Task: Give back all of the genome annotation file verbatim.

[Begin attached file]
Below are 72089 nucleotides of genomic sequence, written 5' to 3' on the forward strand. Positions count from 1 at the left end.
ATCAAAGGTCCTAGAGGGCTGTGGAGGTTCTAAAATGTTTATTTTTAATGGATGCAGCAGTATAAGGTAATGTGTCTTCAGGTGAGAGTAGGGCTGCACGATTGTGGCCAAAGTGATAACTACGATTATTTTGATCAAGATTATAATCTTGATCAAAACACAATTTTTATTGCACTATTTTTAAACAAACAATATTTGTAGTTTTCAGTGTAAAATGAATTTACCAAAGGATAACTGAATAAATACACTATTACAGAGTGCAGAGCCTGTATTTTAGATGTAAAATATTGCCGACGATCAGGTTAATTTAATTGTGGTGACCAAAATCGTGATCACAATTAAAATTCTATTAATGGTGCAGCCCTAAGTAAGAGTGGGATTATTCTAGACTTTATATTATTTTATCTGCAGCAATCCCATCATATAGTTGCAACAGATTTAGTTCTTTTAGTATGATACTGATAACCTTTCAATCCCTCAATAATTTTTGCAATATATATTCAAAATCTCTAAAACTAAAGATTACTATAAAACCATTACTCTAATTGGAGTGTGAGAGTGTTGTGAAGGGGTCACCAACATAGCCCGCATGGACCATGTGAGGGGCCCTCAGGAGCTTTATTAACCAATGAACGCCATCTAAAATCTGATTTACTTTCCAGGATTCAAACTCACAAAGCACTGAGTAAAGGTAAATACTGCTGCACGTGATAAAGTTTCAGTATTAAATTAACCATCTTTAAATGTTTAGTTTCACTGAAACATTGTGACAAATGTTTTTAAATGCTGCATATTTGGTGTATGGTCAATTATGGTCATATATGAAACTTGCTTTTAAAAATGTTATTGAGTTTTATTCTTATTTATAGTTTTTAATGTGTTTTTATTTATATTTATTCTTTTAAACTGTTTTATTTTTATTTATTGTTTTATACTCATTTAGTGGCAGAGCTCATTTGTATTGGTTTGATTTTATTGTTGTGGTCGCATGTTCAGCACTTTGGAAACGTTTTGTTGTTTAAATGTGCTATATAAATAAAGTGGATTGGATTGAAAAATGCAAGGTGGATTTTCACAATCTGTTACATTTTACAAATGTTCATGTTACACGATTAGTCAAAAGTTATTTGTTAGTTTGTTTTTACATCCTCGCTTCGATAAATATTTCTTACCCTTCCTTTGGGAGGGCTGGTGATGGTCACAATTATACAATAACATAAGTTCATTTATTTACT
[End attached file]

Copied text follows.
Below are 72089 nucleotides of genomic sequence, written 5' to 3' on the forward strand. Positions count from 1 at the left end.
ATCAAAGGTCCTAGAGGGCTGTGGAGGTTCTAAAATGTTTATTTTTAATGGATGCAGCAGTATAAGGTAATGTGTCTTCAGGTGAGAGTAGGGCTGCACGATTGTGGCCAAAGTGATAACTACGATTATTTTGATCAAGATTATAATCTTGATCAAAACACAATTTTTATTGCACTATTTTTAAACAAACAATATTTGTAGTTTTCAGTGTAAAATGAATTTACCAAAGGATAACTGAATAAATACACTATTACAGAGTGCAGAGCCTGTATTTTAGATGTAAAATATTGCCGACGATCAGGTTAATTTAATTGTGGTGACCAAAATCGTGATCACAATTAAAATTCTATTAATGGTGCAGCCCTAAGTAAGAGTGGGATTATTCTAGACTTTATATTATTTTATCTGCAGCAATCCCATCATATAGTTGCAACAGATTTAGTTCTTTTAGTATGATACTGATAACCTTTCAATCCCTCAATAATTTTTGCAATATATATTCAAAATCTCTAAAACTAAAGATTACTATAAAACCATTACTCTAATTGGAGTGTGAGAGTGTTGTGAAGGGGTCACCAACATAGCCCGCATGGACCATGTGAGGGGCCCTCAGGAGCTTTATTAACCAATGAACGCCATCTAAAATCTGATTTACTTTCCAGGATTCAAACTCACAAAGCACTGAGTAAAGGTAAATACTGCTGCACGTGATAAAGTTTCAGTATTAAATTAACCATCTTTAAATGTTTAGTTTCACTGAAACATTGTGACAAATGTTTTTAAATGCTGCATATTTGGTGTATGGTCAATTATGGTCATATATGAAACTTGCTTTTAAAAATGTTATTGAGTTTTATTCTTATTTATAGTTTTTAATGTGTTTTTATTTATATTTATTCTTTTAAACTGTTTTATTTTTATTTATTGTTTTATACTCATTTAGTGGCAGAGCTCATTTGTATTGGTTTGATTTTATTGTTGTGGTCGCATGTTCAGCACTTTGGAAACGTTTTGTTGTTTAAATGTGCTATATAAATAAAGTGGATTGGATTGAAAAATGCAAGGTGGATTTTCACAATCTGTTACATTTTACAAATGTTCATGTTACACGATTAGTCAAAAGTTATTTGTTAGTTTGTTTTTACATCCTCGCTTCGATAAATATTTCTTACCCTTCCTTTGGGAGGGCTGGTGATGGTCACAATTATACAATAACATAAGTTCATTTATTTACT